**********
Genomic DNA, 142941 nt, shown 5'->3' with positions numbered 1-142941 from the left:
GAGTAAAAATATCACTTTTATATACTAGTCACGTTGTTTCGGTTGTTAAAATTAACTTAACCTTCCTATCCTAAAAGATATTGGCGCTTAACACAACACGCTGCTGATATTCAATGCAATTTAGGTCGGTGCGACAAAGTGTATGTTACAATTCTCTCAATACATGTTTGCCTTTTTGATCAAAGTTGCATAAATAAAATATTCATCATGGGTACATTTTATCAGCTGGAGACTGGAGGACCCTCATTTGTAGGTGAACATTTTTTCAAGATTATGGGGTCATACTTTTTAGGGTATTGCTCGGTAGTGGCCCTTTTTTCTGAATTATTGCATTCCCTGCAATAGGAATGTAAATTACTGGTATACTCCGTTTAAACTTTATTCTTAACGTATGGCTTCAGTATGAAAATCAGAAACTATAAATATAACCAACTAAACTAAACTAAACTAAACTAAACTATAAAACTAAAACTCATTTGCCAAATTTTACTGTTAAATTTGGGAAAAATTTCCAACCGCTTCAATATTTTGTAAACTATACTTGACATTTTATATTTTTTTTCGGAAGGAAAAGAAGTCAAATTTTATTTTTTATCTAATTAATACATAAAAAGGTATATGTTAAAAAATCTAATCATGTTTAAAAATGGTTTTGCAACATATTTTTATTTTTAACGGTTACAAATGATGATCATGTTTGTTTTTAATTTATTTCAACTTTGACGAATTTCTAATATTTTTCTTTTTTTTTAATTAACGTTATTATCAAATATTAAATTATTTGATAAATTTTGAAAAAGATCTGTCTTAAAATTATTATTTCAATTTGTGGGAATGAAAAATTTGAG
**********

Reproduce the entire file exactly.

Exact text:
Genomic DNA, 142941 nt, shown 5'->3' with positions numbered 1-142941 from the left:
GAGTAAAAATATCACTTTTATATACTAGTCACGTTGTTTCGGTTGTTAAAATTAACTTAACCTTCCTATCCTAAAAGATATTGGCGCTTAACACAACACGCTGCTGATATTCAATGCAATTTAGGTCGGTGCGACAAAGTGTATGTTACAATTCTCTCAATACATGTTTGCCTTTTTGATCAAAGTTGCATAAATAAAATATTCATCATGGGTACATTTTATCAGCTGGAGACTGGAGGACCCTCATTTGTAGGTGAACATTTTTTCAAGATTATGGGGTCATACTTTTTAGGGTATTGCTCGGTAGTGGCCCTTTTTTCTGAATTATTGCATTCCCTGCAATAGGAATGTAAATTACTGGTATACTCCGTTTAAACTTTATTCTTAACGTATGGCTTCAGTATGAAAATCAGAAACTATAAATATAACCAACTAAACTAAACTAAACTAAACTAAACTATAAAACTAAAACTCATTTGCCAAATTTTACTGTTAAATTTGGGAAAAATTTCCAACCGCTTCAATATTTTGTAAACTATACTTGACATTTTATATTTTTTTTCGGAAGGAAAAGAAGTCAAATTTTATTTTTTATCTAATTAATACATAAAAAGGTATATGTTAAAAAATCTAATCATGTTTAAAAATGGTTTTGCAACATATTTTTATTTTTAACGGTTACAAATGATGATCATGTTTGTTTTTAATTTATTTCAACTTTGACGAATTTCTAATATTTTTCTTTTTTTTTAATTAACGTTATTATCAAATATTAAATTATTTGATAAATTTTGAAAAAGATCTGTCTTAAAATTATTATTTCAATTTGTGGGAATGAAAAATTTGAG